Changes in thinking about learning disabilities were accompanied by changes in language.
Official documents throughout the decades reflect these changes. MacIntyre’s first constitution in 1966 had stated that its aim was to provide ‘the relief of persons who are physically or mentally handicapped’. This was the language of the sixties. In the 1989 Annual Review this wording was replaced by a tag line of ‘developing purposeful lives for people with mental disabilities’. This change in language marks an important wider shift in the understanding of disability during the 1980s.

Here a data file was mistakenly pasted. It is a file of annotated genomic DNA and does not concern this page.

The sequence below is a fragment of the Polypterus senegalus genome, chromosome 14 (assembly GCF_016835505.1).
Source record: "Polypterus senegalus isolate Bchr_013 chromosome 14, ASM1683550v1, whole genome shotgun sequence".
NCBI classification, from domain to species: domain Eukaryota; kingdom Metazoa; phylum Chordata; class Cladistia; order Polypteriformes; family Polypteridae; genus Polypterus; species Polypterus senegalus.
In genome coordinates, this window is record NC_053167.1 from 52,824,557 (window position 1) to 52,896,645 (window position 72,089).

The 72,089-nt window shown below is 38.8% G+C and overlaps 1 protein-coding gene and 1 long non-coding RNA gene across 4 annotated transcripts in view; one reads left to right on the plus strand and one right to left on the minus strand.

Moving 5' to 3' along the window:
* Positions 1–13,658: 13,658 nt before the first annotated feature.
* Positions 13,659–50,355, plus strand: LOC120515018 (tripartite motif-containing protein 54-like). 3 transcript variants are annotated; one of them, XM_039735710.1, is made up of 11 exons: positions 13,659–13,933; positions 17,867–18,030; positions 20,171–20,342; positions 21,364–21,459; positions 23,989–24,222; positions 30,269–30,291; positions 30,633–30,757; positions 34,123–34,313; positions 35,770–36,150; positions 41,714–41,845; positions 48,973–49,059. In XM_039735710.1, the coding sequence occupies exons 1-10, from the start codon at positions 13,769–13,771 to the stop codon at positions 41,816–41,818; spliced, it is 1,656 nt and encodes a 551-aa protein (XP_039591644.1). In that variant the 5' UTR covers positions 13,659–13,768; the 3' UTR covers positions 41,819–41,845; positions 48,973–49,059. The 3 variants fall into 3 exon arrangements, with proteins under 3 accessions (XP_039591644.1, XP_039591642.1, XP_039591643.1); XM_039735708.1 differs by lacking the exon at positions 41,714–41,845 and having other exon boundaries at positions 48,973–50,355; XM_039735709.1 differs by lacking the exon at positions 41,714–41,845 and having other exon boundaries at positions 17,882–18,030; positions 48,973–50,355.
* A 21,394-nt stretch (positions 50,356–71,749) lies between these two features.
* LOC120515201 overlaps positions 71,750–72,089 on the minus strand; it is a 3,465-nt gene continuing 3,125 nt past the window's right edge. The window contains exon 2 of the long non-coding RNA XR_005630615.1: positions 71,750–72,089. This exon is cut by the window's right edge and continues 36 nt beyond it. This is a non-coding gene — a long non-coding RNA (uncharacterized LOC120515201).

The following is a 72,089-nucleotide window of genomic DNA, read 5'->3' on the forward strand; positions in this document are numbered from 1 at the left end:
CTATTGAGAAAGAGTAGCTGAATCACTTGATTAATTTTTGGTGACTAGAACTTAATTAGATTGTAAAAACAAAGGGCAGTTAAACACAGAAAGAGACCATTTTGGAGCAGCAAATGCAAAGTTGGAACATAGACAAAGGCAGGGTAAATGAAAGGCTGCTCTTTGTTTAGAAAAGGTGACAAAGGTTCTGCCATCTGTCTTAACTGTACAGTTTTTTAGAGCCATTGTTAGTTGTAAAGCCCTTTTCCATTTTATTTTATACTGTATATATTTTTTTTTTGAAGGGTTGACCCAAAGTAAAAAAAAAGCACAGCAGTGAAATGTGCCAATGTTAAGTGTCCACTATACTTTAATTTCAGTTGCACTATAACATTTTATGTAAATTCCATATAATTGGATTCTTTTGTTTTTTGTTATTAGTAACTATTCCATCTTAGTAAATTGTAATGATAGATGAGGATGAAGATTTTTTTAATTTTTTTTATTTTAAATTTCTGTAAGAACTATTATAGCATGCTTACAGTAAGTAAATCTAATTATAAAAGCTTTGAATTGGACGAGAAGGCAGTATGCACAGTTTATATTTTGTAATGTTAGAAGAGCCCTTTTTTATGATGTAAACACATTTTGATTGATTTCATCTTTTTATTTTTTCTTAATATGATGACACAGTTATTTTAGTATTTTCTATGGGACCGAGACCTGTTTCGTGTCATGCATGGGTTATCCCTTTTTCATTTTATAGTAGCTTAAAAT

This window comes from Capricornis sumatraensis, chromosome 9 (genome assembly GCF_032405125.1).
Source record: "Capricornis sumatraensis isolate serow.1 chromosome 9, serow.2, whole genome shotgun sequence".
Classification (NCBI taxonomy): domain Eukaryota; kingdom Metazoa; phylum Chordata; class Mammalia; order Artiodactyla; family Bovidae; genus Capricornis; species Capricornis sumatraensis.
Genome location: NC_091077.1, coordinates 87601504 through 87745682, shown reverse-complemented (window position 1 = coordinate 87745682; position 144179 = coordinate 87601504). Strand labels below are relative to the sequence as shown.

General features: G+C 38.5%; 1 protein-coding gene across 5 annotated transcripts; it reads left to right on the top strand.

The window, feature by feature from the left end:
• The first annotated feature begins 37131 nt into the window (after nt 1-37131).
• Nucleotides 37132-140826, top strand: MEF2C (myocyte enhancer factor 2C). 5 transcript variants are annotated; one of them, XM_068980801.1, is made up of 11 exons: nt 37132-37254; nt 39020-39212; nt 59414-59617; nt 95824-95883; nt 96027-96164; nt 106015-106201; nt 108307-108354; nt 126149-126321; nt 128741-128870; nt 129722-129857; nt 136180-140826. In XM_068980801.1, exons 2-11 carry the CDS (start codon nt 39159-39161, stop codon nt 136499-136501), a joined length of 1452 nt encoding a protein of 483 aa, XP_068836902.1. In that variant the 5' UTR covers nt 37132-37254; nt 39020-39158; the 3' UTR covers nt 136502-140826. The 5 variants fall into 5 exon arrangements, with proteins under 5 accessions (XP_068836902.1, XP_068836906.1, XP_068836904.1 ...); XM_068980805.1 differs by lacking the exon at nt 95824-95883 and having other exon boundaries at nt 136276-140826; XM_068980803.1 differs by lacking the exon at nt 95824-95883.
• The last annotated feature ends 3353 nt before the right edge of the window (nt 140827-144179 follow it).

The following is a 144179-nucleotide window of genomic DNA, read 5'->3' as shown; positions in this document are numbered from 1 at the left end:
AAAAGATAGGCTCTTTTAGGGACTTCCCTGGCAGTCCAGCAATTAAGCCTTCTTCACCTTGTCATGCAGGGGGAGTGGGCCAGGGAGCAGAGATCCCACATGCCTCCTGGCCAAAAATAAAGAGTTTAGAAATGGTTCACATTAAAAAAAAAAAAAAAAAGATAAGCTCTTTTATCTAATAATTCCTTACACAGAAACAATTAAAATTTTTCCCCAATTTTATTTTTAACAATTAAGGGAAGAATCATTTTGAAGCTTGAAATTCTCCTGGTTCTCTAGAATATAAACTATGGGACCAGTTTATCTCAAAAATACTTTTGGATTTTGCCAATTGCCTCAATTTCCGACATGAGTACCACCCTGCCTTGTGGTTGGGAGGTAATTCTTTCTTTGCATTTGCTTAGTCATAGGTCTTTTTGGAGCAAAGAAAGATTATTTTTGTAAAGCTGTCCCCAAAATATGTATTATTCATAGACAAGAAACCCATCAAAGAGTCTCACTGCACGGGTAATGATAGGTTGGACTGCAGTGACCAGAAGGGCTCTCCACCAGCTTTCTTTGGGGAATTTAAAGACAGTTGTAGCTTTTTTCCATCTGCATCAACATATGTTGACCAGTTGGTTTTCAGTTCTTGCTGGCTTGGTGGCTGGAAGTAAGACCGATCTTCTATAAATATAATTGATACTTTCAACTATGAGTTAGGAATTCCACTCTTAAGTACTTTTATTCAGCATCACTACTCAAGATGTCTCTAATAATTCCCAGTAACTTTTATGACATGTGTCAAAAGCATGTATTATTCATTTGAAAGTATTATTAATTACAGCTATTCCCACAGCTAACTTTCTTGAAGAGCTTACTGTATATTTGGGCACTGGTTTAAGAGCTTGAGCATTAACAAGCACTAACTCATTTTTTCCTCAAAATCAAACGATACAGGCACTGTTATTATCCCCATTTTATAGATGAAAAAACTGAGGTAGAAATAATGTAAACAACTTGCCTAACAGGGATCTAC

This shift was triggered by the disability rights movement, influenced by ‘the social model of disability’ which argued that disability is created by barriers in society rather than by a person’s impairment. It followed that people can achieve a better quality of life if barriers are removed, and this belief was reflected in the language adopted. It is during this decade that MacIntyre ran a “people first” campaign- one of the few which had a national objective to change public perceptions. It was targeted at the media which lagged behind in their use of language.